Take Advantage of Technology

Whether or not you choose to self-isolate from your family, technology will play a big role in keeping you connected to both your nuclear and extended family, as well as friends and other loved ones scattered around the world. You might need to help older relatives figure out call technology so they can chat with the grandkids, and you can show your kids how to use their devices to keep in touch with their friends virtually. It’s not the same as being together in person, but these virtual connections can make you and your kids feel less alone as social distancing wears on.

Follow Best Sanitation Practices

Your hospital has probably put out guidelines explaining best sanitation practices for your department when it comes to reducing coronavirus transmission. Be sure to follow these guidelines, which includes donning proper PPE, washing your hands regularly and wearing a mask at all times. Some healthcare workers are also taking additional steps, such as changing at work and bringing home their worn cotton scrubs in a sealed bag. Many also leave their shoes at the door of their house (which you should be doing anyway), disrobe as soon as they get inside and wash all their clothes on the hottest possible cycle while they take a shower. Don’t forget to disinfect any devices, like your cell phone or pager, as well to help keep your family safe.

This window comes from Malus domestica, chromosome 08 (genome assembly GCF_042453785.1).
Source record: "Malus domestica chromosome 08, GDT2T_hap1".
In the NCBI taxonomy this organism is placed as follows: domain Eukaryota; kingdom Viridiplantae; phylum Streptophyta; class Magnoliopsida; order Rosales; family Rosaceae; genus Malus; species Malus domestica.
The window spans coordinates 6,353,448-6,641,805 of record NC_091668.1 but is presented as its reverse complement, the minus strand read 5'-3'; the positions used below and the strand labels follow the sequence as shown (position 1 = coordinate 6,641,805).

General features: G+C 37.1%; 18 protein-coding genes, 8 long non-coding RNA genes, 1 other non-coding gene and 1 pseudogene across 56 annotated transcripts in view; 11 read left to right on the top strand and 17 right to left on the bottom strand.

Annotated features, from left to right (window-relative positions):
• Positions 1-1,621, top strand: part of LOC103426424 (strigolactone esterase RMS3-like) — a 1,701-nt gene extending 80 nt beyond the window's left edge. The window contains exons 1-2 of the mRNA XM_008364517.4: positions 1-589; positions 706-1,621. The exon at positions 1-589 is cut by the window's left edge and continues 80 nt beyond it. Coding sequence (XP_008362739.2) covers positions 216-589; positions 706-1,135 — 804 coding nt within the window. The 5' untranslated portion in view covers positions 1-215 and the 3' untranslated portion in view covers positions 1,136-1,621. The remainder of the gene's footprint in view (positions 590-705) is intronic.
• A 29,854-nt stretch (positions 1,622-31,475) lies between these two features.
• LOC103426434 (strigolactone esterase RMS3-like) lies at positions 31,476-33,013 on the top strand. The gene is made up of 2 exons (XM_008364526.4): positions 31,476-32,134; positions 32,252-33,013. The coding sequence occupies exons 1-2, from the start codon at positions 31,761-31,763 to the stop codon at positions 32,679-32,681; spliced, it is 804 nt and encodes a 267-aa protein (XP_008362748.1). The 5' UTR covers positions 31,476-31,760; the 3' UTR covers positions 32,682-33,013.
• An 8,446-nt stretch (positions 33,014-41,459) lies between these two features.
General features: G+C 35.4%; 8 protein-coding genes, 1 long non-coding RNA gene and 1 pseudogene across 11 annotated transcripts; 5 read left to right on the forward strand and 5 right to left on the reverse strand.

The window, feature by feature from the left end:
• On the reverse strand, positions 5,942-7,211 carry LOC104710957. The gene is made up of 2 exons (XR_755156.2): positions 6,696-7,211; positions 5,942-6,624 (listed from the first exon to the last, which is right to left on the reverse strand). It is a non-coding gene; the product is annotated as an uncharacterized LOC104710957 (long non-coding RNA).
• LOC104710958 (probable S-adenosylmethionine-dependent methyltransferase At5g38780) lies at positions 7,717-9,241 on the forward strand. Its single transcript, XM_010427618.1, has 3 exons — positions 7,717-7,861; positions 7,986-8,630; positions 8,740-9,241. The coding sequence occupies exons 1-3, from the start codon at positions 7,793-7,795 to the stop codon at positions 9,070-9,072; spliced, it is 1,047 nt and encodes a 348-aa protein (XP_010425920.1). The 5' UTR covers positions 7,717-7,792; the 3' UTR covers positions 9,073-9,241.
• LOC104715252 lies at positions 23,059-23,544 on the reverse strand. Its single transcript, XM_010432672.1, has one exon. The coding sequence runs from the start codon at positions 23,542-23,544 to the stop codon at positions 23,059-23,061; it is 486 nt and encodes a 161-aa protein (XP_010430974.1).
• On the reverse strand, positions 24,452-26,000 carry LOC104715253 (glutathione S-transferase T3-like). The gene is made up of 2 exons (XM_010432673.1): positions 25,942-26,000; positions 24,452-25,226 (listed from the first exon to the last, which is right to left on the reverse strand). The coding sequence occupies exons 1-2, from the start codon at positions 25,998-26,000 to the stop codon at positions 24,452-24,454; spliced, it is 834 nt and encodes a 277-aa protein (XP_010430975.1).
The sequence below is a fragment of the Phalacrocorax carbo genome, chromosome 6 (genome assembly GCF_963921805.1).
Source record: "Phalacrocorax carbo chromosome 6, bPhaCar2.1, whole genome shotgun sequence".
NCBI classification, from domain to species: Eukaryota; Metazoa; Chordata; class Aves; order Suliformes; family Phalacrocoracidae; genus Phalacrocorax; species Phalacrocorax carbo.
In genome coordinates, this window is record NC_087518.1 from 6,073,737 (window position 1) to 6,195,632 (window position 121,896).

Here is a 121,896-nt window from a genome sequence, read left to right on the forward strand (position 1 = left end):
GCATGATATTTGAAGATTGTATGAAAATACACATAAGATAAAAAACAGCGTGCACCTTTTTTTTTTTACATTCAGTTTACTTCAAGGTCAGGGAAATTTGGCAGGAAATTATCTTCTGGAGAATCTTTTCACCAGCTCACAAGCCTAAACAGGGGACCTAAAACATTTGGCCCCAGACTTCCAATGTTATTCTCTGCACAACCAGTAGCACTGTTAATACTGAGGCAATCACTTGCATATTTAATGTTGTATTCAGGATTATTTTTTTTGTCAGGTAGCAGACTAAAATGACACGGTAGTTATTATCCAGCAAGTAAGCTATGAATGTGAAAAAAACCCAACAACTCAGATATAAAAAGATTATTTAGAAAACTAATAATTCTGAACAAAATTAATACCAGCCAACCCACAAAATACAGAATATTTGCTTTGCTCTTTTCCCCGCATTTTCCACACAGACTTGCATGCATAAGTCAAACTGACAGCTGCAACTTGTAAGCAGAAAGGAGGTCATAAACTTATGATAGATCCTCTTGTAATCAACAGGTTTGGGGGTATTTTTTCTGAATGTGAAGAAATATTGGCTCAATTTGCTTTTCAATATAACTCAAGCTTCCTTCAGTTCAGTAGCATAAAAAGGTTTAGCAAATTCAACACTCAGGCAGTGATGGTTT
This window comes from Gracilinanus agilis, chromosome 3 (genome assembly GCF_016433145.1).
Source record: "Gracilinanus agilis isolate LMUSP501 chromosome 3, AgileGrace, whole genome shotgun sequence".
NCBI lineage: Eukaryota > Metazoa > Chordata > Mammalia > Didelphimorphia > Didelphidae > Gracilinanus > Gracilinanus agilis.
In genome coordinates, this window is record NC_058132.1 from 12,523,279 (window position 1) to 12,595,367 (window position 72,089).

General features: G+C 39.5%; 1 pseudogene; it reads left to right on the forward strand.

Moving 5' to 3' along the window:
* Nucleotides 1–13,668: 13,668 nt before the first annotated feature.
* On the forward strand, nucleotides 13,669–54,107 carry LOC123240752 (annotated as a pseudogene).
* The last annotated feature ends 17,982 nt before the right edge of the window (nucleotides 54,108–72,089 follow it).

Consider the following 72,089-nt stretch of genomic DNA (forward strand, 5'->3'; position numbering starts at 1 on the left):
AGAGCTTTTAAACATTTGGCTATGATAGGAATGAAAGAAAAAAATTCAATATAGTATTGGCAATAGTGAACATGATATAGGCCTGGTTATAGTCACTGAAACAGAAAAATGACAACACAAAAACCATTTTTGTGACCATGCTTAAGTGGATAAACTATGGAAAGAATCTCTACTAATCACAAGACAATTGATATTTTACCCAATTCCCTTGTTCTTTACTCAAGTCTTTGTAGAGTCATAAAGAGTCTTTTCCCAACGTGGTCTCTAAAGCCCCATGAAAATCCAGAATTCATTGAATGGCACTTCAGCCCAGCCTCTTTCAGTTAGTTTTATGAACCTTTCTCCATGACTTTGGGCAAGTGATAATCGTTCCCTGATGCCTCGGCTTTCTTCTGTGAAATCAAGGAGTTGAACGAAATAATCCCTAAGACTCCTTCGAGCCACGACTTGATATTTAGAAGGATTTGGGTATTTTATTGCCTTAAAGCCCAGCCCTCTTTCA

Have an Emergency Plan in Place

Regardless of what you decide to do, you need to have a game plan in place in case you, your partner or one of your kids start exhibiting symptoms that are in line with coronavirus. You should know which doctors to call, where to get tested and what you will do if the test comes back either positive or negative. You might also find it helpful to keep a “go bag” packed in case you need to suddenly self-isolate or head to the hospital. Hopefully, you’ll never have to put the plan into action, but laying it all out ahead of time will greatly reduce your stress and panic if worst comes to worst.

Parenting is hard, parenting during a pandemic is harder and parenting as a healthcare worker during a pandemic might be the hardest of all. Follow these seven strategies to help your family cope with coronavirus.


Deborah Swanson is a Coordinator for the Real Caregivers Program at allheart.com, a site dedicated to celebrating medical professionals and their journeys. When she isn’t interviewing caregivers and writing about them, she’s gardening.

Disclaimer: The viewpoint expressed in this article is the opinion of the author and is not necessarily the viewpoint of the owners or employees at Healthcare Staffing Innovations, LLC.

1 comment

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  1. 1
    Lourdes Alcala-Lopez

    I could relate to this because I am a nurse and my daughter , spouse and granddaughter live with me. I have done the sanitation process already as you have recommended for us healthcare workers. So far, thank the Lord we have all remained healthy. We must be doing something right.